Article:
According to reports, the NBA will being introducing 2-inch by 2-inch advertisements on the shoulders of jerseys during the 2013-2014 season. And according to my graphics editing program, that is a 2×2 square. (You might get a different measurement, depending on monitor resolution settings and other technology nonsense, but the point stands that this is about as big as the ads will be.) Somehow, I think we will be able to live with this, since the only thing that is really bugging me is that this image is a different width than every other image and video on this site.

But hey, maybe you hate the idea of ads appearing on jerseys at all. That is understandable, what with slopes being slippery and all that. If that’s the case, better buy your replica jerseys soon, because you won’t be able to get get an ad-free one in the future. From the AP:

“The view is, that the teams would need a significant time; one, to sell the patch; and number two, for Adidas to manufacture the uniforms, because the patch that would be on the players’ uniforms would also appear on the jerseys at retail,” said Deputy Commissioner Adam Silver, who is handling the uniform change.

That’s right — just like fans of every soccer team in the world, you’ll soon be buying NBA jerseys with ads on them. The potential for hilarity is huge, depending on the sponsors that each team secures, and it’s basically inevitable that a league like the NBA wouldn’t put ads on their uniforms, especially when you consider that has already happened in the WNBA and D-League, both of which are league properties. These owners aren’t going to pass up that kind of money.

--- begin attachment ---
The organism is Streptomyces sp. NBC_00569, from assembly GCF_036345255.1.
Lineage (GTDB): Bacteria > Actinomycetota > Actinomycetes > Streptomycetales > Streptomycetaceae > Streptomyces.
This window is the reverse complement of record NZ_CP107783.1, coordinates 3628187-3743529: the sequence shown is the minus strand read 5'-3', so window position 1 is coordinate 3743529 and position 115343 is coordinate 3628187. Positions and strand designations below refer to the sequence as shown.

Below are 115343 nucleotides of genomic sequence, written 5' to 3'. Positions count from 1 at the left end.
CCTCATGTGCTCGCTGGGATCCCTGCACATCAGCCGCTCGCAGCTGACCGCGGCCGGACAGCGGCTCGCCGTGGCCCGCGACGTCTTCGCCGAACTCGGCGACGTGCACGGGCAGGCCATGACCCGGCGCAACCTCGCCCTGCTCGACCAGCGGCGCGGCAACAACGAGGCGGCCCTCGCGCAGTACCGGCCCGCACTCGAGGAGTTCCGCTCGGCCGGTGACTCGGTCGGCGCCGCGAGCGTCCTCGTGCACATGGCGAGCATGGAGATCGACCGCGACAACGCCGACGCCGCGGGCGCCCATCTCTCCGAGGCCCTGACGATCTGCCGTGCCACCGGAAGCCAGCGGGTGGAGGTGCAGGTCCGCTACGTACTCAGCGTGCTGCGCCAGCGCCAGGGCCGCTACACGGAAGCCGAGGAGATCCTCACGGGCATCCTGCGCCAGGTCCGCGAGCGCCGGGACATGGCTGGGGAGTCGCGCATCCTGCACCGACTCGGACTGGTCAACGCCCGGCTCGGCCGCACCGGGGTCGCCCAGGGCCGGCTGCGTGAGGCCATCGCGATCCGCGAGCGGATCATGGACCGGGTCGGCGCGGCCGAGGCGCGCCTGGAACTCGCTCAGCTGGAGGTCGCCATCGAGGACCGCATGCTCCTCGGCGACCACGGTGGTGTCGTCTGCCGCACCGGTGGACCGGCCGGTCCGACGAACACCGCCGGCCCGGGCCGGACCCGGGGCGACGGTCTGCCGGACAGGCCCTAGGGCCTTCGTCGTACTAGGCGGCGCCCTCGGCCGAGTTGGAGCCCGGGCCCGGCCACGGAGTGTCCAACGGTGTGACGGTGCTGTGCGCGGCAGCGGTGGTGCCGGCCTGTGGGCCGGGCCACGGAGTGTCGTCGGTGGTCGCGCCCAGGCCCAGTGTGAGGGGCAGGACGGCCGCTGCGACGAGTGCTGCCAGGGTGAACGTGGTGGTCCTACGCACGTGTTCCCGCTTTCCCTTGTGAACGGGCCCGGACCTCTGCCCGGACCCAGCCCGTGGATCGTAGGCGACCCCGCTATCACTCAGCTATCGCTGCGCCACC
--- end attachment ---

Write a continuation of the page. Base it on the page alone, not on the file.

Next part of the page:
As you might expect, Kevin Arnovitz nails it:

Once you get past aesthetics, it’s difficult to find a rationale against jersey sponsorships. Shorter contracts and increased player movement have given more weight than ever to the Seinfeldian notion that NBA jerseys are just laundry, vessels that carry the true product — the collective talents of the guys playing the games, jamming the ball, blocking the shots, draining the 3s. If a corporate logo doesn’t compromise those skills and actually strengthens the fortunes of the league, then it’s an idea that should be carried to fruition. [..]

Fans who don’t like the patch will have one recourse: They can refrain from buying those jerseys. More likely, that 4-square-inch patch will fade into the background because, when a sport is healthy, the event takes center stage.

I’m sure we’d all prefer it if there were no ads on our favorite teams’ uniforms, but with $100 million a season hanging in the balance, that’s not going to happen. It’ll be strange at first — though with the ads being as little as that picture up top, probably not as strange as we’re expecting — but in a couple years time, we won’t even notice these patches.

Of course, as soon as that happens, they’ll put huge ones across the front and we’ll end up cheering for the Qatar Foundation. So it goes.